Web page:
PlantMed Director Dr. John Teh Calls for Full PBS Coverage of Plant-Based Medicine

PlantMed Director Dr. John Teh Calls for Full PBS Coverage of Plant-Based Medicine

Thousands of Australians use medicinal cannabis to manage conditions such as chronic pain, PTSD, and epilepsy. While these treatments have proven to be effective, the cost of medicinal cannabis has caused financial strain on patients who are already struggling to make ends meet.  

Jukka Manttari, a 68-year-old Maryborough resident, experienced the life-transforming benefits of medicinal cannabis for himself. After suffering from chronic pain for three decades that did not respond to traditional treatments, Jukka is finally pain free after being treated with medicinal cannabis. However, the high cost of prescriptions, amounting to nearly $700 a month, has put a significant dent in his finances. Much of his pension is dedicated solely to medication expenses and he has had to make many sacrifices such as forgoing home insurance and cutting back on necessities. 

However, there is hope on the horizon for patients like Jukka. Medicinal cannabis providers have been working tirelessly to make these life-changing treatments more affordable and accessible to all. Our director, Dr. John Teh was recently interviewed by the ABC [link to article] about the cost and accessibility of medicinal cannabis. He has a vision of an affordable future for medicinal cannabis and understands that expanding the range of medications covered by the Pharmaceutical Benefits Scheme (PBS) is crucial in achieving this goal. 

Currently, only a limited number of treatments are subsidised by the PBS, which has left many patients struggling to afford their prescriptions. The main challenge with subsidising medicinal cannabis lies in the extensive regulatory process imposed by the Therapeutic Goods Administration (TGA). Dr. Teh acknowledges that navigating the red tape to gain government approval can be arduous for pharmaceutical providers.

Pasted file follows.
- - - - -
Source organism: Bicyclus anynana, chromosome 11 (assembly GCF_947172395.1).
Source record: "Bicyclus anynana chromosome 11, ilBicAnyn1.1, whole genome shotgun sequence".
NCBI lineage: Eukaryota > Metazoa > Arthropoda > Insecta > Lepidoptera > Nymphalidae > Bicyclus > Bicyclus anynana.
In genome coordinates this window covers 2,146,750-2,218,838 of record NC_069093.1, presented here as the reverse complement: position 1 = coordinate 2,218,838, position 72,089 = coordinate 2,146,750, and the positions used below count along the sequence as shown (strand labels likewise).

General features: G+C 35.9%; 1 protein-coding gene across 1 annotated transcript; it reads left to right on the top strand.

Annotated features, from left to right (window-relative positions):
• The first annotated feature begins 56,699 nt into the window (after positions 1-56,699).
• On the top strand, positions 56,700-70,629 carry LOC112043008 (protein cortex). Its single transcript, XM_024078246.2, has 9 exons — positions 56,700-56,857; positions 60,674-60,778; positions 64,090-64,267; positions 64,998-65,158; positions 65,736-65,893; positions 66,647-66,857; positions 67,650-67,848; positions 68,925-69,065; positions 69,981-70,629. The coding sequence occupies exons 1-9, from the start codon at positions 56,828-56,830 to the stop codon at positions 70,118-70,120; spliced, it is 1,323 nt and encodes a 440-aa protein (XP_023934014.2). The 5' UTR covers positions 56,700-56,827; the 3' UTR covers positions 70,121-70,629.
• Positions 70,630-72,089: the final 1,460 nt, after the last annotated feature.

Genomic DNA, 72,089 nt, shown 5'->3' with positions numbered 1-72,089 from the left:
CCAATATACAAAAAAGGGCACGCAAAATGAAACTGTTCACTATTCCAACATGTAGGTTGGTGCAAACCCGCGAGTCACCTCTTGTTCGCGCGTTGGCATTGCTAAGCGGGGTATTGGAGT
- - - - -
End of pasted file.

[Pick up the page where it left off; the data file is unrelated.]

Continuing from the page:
“There’s a lot of red tape to get a medicine registered to the point where the government will subsidise it, and that’s why we are where we are at now,” he said.

“We have these medicines, which are great, they’re safe, we’re using them, but none of the suppliers or producers have been able to get to that regulation point yet.

“A lot of them are trying, I can guarantee you that.”

Despite this, he remains hopeful, as the industry has seen positive changes, with an increasing number of products coming to the market at more affordable prices. Furthermore, while there was initially social stigma surrounding cannabis, attitudes towards its medicinal use have evolved significantly in recent years. Dr. Teh pointed out that many doctors who were once sceptical are now referring their patients to clinics like PlantMed, recognising the therapeutic benefits of medicinal cannabis. As more medical professionals embrace its potential, the push for government subsidies has gained momentum. 

The recent addition of Cannabidiol (Epidyolex) to the PBS for the treatment of Lennox-Gastaut syndrome is a promising step forward. Federal Health Minister Mark Butler’s announcement brought hope to around 1,150 Australians who will benefit from the subsidised treatment. 

Dr. Teh’s journey in the medicinal cannabis space began in 2016, where he encountered scepticism and resistance due to long standing misconceptions about cannabis. However, through research, education, and advocacy, he has played a pivotal role in changing attitudes and opening doors for patients seeking alternative treatments.

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